So what does that look like? Let’s take architecture for example. Our built environment, our buildings, are responsible for a huge percentage of our carbon footprint. The US government estimates that just operating the buildings in this country produces about half of the CO2 we emit. So as a building designer that’s exciting to find out. That means that our creative work can have a huge positive effect on not only our lives now, but on our future, our very survival. We don’t need Hollywood action adventure epics (Spiderman12; Ironman6b) for excitement. We’re living it.

And when you start looking at the carbon footprint of buildings, you find out something very interesting. First of all, we already have the know-how to create very low carbon and even carbon neutral buildings. Secondly, applying this knowledge is actually an avenue to improving people’s lives with world saving as a fortunate side-effect. Speaking broadly, low carbon buildings are more durable and self-sufficient, encouraging the on-site production of energy, food, clean water, and water reuse. This empowers individuals while taking pressure off the group by reducing demand on municipal infrastructures like storm sewers and long, expensive, polluting energy supply chains. They have the potential to create a healthier indoor environment and facilitate a more regular and meaningful connection with the outdoors, with nature. They require that we develop and support local businesses.  They mandate the early retirement of your fuel burning car, to be replaced by a mixture of renewable energy powered transportation and a move toward walkable, bikeable, lower noise, cleaner mixed use neighborhoods. The list goes on, but the summary is that far from being a desperate sacrifice that has to be endured, low carbon buildings are very simply going to make our lives better…And as an added bonus, they’ll save the world.

Okay, so that sounds great, but can we really do it? Answer: definitely. Let’s take as an example the project we’re working on right now. So there’s this competition put on by our government, specifically the Department of Energy….not an office that’s going to make anyone’s list of the top 100 forward thinking  organizations in the country. Yet in this case they are sponsoring a bi-annual competition called the Solar Decathlon aimed at promoting the practical use of solar energy. 20 university teams from around the world are chosen to compete with the challenge being to design, build, deliver, and operate a completely solar powered house.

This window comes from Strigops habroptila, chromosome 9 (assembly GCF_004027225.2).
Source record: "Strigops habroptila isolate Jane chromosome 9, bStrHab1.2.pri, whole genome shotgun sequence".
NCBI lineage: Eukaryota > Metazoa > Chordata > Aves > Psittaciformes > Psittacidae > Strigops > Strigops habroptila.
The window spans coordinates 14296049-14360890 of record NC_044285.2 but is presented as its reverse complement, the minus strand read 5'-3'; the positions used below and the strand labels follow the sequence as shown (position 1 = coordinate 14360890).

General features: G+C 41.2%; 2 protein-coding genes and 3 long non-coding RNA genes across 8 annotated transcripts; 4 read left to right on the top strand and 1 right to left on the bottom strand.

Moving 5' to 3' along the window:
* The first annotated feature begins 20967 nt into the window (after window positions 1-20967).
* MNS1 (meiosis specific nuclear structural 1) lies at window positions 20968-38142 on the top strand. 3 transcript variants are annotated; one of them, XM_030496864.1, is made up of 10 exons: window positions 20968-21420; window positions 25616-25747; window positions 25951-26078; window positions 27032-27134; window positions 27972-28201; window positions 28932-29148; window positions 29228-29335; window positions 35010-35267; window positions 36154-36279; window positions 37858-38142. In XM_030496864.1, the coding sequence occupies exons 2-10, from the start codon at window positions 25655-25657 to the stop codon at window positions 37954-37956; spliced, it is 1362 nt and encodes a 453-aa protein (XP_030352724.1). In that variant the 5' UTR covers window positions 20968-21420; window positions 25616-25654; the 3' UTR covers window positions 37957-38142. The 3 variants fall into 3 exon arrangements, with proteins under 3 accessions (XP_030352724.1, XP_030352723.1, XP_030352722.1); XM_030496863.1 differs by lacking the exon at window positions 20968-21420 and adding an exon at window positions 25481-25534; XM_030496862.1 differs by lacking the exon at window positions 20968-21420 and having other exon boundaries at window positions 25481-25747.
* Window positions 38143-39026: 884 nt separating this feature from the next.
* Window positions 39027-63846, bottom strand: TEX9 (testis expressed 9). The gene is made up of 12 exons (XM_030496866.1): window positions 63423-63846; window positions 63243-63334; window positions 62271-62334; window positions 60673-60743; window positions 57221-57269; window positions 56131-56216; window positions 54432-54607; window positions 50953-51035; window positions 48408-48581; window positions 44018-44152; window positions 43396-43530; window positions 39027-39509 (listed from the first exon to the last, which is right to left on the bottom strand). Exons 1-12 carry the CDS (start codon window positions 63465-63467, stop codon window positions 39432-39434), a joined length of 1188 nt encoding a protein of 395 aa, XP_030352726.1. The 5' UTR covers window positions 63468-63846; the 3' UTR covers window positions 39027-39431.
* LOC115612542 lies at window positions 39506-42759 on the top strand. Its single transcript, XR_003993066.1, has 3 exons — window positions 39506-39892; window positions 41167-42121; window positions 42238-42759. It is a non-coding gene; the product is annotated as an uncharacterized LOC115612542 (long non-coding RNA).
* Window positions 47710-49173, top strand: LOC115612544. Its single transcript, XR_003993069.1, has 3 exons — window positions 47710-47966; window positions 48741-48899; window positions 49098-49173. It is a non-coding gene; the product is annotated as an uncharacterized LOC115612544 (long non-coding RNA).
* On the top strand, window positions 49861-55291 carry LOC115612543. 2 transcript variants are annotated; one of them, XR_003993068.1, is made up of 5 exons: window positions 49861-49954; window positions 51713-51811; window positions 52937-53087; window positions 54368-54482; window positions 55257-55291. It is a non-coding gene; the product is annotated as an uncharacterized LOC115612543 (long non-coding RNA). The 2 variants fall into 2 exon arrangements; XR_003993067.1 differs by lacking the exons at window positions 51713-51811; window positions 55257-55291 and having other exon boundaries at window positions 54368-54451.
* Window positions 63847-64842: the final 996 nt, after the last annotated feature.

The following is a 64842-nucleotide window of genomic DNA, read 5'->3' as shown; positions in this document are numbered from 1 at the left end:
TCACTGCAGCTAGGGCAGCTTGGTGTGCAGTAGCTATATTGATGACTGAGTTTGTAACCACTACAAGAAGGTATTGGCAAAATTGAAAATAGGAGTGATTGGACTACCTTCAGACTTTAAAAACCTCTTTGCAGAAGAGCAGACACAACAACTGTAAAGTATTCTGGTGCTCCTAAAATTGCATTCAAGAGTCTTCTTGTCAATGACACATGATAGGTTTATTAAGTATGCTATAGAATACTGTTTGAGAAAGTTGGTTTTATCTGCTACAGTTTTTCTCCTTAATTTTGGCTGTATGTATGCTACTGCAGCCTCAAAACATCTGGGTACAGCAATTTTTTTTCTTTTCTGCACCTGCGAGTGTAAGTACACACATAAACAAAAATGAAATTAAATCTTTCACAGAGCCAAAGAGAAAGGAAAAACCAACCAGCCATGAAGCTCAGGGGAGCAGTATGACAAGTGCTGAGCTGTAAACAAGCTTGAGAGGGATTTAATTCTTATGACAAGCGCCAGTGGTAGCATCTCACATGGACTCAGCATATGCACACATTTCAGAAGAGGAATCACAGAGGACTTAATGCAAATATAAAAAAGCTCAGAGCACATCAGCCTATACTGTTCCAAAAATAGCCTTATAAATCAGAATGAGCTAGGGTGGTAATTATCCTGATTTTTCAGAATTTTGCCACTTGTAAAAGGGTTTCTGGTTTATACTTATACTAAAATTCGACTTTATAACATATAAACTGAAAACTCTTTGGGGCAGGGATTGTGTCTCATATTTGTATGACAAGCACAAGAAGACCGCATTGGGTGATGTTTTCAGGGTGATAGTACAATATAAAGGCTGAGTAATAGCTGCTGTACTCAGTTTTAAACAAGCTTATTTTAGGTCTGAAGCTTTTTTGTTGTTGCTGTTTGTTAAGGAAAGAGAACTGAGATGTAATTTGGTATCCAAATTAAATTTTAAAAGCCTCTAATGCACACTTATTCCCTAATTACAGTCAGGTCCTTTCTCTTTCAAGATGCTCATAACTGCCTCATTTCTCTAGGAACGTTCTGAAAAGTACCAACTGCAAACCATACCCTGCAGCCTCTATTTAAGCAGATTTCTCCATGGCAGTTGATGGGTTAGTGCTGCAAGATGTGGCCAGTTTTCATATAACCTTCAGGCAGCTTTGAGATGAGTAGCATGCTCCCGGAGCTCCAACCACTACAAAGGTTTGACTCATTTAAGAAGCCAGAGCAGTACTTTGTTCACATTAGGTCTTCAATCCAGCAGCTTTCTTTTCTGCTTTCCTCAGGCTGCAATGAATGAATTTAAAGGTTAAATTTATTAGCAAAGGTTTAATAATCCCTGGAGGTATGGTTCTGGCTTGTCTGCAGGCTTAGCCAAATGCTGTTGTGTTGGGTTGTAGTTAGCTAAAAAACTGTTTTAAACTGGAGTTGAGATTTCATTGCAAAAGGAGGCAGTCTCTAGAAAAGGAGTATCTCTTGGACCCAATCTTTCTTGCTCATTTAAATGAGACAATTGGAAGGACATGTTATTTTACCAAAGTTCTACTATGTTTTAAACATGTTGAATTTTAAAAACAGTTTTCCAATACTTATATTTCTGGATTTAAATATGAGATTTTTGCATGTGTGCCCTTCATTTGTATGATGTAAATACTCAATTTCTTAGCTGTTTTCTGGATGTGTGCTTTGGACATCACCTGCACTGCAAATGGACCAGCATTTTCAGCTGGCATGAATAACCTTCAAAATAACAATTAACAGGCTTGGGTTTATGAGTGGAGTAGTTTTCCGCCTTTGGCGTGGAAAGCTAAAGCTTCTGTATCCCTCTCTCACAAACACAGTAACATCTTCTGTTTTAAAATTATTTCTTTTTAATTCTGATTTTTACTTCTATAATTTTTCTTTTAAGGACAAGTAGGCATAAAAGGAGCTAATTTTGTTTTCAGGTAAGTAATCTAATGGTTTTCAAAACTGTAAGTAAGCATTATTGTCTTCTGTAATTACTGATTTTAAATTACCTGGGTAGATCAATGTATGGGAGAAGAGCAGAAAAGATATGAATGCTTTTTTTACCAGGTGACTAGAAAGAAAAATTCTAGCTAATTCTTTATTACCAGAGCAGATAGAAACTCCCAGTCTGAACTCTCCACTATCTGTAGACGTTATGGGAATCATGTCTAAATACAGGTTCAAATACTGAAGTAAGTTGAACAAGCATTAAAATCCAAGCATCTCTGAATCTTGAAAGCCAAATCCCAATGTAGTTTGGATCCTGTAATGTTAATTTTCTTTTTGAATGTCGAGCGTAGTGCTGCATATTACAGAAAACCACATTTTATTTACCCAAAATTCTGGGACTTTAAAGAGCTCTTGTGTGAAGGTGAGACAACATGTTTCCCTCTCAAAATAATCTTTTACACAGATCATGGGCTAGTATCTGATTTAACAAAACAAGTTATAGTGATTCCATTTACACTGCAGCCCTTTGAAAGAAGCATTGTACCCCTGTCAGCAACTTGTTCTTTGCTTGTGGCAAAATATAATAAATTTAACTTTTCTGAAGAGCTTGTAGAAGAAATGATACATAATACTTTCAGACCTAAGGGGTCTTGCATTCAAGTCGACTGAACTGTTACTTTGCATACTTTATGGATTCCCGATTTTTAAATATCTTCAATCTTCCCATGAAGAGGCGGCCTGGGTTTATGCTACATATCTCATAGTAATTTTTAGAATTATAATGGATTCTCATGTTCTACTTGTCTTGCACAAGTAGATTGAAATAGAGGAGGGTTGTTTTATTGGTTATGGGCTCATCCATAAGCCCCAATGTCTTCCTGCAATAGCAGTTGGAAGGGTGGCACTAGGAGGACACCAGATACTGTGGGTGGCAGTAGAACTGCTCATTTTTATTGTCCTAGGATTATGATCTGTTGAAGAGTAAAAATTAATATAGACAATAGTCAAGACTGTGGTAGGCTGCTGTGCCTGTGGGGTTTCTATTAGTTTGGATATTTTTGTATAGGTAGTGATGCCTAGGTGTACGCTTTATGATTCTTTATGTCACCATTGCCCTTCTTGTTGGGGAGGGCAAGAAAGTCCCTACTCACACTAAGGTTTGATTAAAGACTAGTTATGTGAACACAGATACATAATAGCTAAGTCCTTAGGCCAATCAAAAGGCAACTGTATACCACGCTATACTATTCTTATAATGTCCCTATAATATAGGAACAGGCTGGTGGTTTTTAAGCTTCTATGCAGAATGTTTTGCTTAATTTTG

So that’s the first step, some sort of collective decision, in this case a government sponsored competition. I’m part of a group of students from UNC Charlotte that have won entry. We sat down, starting completely from scratch, and just given the mandate to be creative and armed with our common sense and access to what’s available in the public domain, here’s what we came up with:

First of all, we knew that most of a building’s carbon footprint comes from powering it: heating, cooling, running that electric toothbrush. The Solar Decathlon mandates that your house produce 100% of the power required to run it using only the Sun. This is called Site Net Zero energy production. Since making electricity with the Sun doesn’t requiring burning fuels, once installed a solar electric system is carbon neutral. This is a big deal and a huge improvement over present business as usual. However, for the house to be carbon neutral, you have to go much further. You have to make up for the carbon in the manufacture of the PV system…and if you don’t want to use batteries and instead be tied to the power grid, you need to make up for the inefficiency of that distribution system by making extra power for others to use…therefore reducing their carbon footprint. You then take credit for that reduction and reduce the footprint of your project. This is called Source Net Zero. If you want to go all the way to carbon neutral, you have to make enough more power to make up for all the rest of the carbon associated with your building. That means, for example, carbon emitted in the extraction, manufacture, transportation, and installation of all your materials.

So the first thing we did, and this is really the whole enchilada, is to decide to go for it. Here was a government sponsored competition asking us to create a wonderfully livable house that makes its own energy. That’s a great jump start over a typical project, so why play it safe? We decided to take it to the next level and go for carbon neutrality. We decided to save the world.

So, we knew to pull this off we had to make a building that was really efficient…state of the art efficient and then some. The first piece of wisdom to impart here is to go for what you know. We started by making the very simple decision to design the building for us, people living in Charlotte, NC, because we know the climate, we know the lifestyle. That may sound obvious, but so much architecture these days is designed in a vacuum. How can a US architect intelligently design an office building in China? I don’t know, but it happens all the time.